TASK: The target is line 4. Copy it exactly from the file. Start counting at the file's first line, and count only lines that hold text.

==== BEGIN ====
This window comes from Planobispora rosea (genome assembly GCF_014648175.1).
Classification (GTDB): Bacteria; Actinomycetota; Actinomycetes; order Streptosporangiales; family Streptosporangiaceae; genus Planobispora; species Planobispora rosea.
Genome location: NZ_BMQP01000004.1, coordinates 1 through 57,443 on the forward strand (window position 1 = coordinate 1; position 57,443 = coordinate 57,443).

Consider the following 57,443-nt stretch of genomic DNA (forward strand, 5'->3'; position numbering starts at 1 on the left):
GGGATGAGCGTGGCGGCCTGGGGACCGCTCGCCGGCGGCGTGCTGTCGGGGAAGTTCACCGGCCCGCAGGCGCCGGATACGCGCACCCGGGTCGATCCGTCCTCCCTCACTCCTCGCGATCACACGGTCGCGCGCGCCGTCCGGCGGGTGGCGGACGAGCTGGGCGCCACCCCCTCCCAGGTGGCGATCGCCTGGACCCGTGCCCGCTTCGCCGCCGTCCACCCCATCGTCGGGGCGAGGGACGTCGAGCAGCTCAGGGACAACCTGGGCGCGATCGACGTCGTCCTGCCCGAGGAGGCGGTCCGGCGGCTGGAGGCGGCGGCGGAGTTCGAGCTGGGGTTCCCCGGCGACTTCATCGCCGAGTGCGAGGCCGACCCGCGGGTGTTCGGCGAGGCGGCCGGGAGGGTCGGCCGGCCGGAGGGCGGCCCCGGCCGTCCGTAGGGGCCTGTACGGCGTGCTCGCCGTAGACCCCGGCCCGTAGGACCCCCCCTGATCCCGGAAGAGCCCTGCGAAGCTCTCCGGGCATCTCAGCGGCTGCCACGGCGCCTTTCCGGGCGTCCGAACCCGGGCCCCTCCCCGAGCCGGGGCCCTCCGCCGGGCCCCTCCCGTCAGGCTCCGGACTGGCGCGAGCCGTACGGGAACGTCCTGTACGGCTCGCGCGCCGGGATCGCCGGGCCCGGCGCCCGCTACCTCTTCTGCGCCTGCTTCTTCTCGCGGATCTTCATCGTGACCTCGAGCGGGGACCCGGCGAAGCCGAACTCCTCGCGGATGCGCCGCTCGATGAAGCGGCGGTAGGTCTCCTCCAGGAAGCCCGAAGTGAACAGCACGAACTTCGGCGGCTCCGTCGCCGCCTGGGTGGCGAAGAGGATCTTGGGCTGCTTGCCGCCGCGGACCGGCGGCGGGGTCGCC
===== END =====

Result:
Consider the following 57,443-nt stretch of genomic DNA (forward strand, 5'->3'; position numbering starts at 1 on the left):